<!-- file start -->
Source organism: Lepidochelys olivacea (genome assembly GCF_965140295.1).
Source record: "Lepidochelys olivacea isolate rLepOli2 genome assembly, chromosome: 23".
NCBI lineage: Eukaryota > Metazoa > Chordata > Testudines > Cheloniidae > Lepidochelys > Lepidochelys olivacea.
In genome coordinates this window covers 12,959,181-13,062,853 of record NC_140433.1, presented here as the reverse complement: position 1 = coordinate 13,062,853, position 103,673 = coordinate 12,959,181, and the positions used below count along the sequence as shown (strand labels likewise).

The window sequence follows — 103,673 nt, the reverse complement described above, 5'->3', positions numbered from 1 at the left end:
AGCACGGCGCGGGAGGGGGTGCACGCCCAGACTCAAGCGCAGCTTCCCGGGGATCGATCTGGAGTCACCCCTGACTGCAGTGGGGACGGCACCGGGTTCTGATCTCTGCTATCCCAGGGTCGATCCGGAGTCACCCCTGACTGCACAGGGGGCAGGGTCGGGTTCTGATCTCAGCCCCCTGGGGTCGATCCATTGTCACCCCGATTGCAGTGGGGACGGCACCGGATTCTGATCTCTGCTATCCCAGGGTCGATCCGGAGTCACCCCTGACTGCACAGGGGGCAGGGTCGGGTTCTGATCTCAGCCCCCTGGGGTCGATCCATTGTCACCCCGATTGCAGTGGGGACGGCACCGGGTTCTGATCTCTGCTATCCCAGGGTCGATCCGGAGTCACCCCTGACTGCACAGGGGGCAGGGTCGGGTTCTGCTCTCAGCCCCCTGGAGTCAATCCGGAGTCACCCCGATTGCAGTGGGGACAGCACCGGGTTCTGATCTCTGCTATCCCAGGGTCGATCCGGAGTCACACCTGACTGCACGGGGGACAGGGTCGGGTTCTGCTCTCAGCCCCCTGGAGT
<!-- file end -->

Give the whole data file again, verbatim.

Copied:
Source organism: Lepidochelys olivacea (genome assembly GCF_965140295.1).
Source record: "Lepidochelys olivacea isolate rLepOli2 genome assembly, chromosome: 23".
NCBI lineage: Eukaryota > Metazoa > Chordata > Testudines > Cheloniidae > Lepidochelys > Lepidochelys olivacea.
In genome coordinates this window covers 12,959,181-13,062,853 of record NC_140433.1, presented here as the reverse complement: position 1 = coordinate 13,062,853, position 103,673 = coordinate 12,959,181, and the positions used below count along the sequence as shown (strand labels likewise).

The window sequence follows — 103,673 nt, the reverse complement described above, 5'->3', positions numbered from 1 at the left end:
AGCACGGCGCGGGAGGGGGTGCACGCCCAGACTCAAGCGCAGCTTCCCGGGGATCGATCTGGAGTCACCCCTGACTGCAGTGGGGACGGCACCGGGTTCTGATCTCTGCTATCCCAGGGTCGATCCGGAGTCACCCCTGACTGCACAGGGGGCAGGGTCGGGTTCTGATCTCAGCCCCCTGGGGTCGATCCATTGTCACCCCGATTGCAGTGGGGACGGCACCGGATTCTGATCTCTGCTATCCCAGGGTCGATCCGGAGTCACCCCTGACTGCACAGGGGGCAGGGTCGGGTTCTGATCTCAGCCCCCTGGGGTCGATCCATTGTCACCCCGATTGCAGTGGGGACGGCACCGGGTTCTGATCTCTGCTATCCCAGGGTCGATCCGGAGTCACCCCTGACTGCACAGGGGGCAGGGTCGGGTTCTGCTCTCAGCCCCCTGGAGTCAATCCGGAGTCACCCCGATTGCAGTGGGGACAGCACCGGGTTCTGATCTCTGCTATCCCAGGGTCGATCCGGAGTCACACCTGACTGCACGGGGGACAGGGTCGGGTTCTGCTCTCAGCCCCCTGGAGT